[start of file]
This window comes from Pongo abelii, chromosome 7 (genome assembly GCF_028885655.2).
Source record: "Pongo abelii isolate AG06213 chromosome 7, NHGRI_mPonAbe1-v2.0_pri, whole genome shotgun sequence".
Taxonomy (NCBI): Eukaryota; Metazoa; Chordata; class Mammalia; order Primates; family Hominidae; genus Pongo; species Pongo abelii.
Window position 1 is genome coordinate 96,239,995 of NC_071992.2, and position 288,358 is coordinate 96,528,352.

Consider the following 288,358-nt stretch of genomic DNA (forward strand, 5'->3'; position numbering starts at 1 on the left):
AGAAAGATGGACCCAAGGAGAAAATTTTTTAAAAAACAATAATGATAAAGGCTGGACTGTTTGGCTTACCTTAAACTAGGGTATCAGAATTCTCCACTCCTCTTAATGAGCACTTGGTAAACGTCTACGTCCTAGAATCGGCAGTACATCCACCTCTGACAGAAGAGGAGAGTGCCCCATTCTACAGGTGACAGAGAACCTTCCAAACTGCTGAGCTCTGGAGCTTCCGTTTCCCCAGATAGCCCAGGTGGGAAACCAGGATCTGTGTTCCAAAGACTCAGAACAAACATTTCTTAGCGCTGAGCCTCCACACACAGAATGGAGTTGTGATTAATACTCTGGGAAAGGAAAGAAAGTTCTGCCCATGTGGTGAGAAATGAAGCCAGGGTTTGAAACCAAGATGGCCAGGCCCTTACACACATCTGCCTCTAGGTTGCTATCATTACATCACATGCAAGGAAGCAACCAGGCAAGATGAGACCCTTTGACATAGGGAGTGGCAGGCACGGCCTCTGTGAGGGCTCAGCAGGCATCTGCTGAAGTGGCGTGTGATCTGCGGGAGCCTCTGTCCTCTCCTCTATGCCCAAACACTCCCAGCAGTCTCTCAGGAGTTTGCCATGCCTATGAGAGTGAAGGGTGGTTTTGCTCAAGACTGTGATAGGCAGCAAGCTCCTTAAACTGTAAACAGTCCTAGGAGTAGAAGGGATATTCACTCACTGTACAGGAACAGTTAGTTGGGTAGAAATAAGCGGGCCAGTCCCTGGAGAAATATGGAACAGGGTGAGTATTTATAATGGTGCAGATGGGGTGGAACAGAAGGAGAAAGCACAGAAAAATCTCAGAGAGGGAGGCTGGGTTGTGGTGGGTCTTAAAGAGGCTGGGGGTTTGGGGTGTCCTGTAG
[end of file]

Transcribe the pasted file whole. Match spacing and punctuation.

This window comes from Pongo abelii, chromosome 7 (genome assembly GCF_028885655.2).
Source record: "Pongo abelii isolate AG06213 chromosome 7, NHGRI_mPonAbe1-v2.0_pri, whole genome shotgun sequence".
Taxonomy (NCBI): Eukaryota; Metazoa; Chordata; class Mammalia; order Primates; family Hominidae; genus Pongo; species Pongo abelii.
Window position 1 is genome coordinate 96,239,995 of NC_071992.2, and position 288,358 is coordinate 96,528,352.

Consider the following 288,358-nt stretch of genomic DNA (forward strand, 5'->3'; position numbering starts at 1 on the left):
AGAAAGATGGACCCAAGGAGAAAATTTTTTAAAAAACAATAATGATAAAGGCTGGACTGTTTGGCTTACCTTAAACTAGGGTATCAGAATTCTCCACTCCTCTTAATGAGCACTTGGTAAACGTCTACGTCCTAGAATCGGCAGTACATCCACCTCTGACAGAAGAGGAGAGTGCCCCATTCTACAGGTGACAGAGAACCTTCCAAACTGCTGAGCTCTGGAGCTTCCGTTTCCCCAGATAGCCCAGGTGGGAAACCAGGATCTGTGTTCCAAAGACTCAGAACAAACATTTCTTAGCGCTGAGCCTCCACACACAGAATGGAGTTGTGATTAATACTCTGGGAAAGGAAAGAAAGTTCTGCCCATGTGGTGAGAAATGAAGCCAGGGTTTGAAACCAAGATGGCCAGGCCCTTACACACATCTGCCTCTAGGTTGCTATCATTACATCACATGCAAGGAAGCAACCAGGCAAGATGAGACCCTTTGACATAGGGAGTGGCAGGCACGGCCTCTGTGAGGGCTCAGCAGGCATCTGCTGAAGTGGCGTGTGATCTGCGGGAGCCTCTGTCCTCTCCTCTATGCCCAAACACTCCCAGCAGTCTCTCAGGAGTTTGCCATGCCTATGAGAGTGAAGGGTGGTTTTGCTCAAGACTGTGATAGGCAGCAAGCTCCTTAAACTGTAAACAGTCCTAGGAGTAGAAGGGATATTCACTCACTGTACAGGAACAGTTAGTTGGGTAGAAATAAGCGGGCCAGTCCCTGGAGAAATATGGAACAGGGTGAGTATTTATAATGGTGCAGATGGGGTGGAACAGAAGGAGAAAGCACAGAAAAATCTCAGAGAGGGAGGCTGGGTTGTGGTGGGTCTTAAAGAGGCTGGGGGTTTGGGGTGTCCTGTAG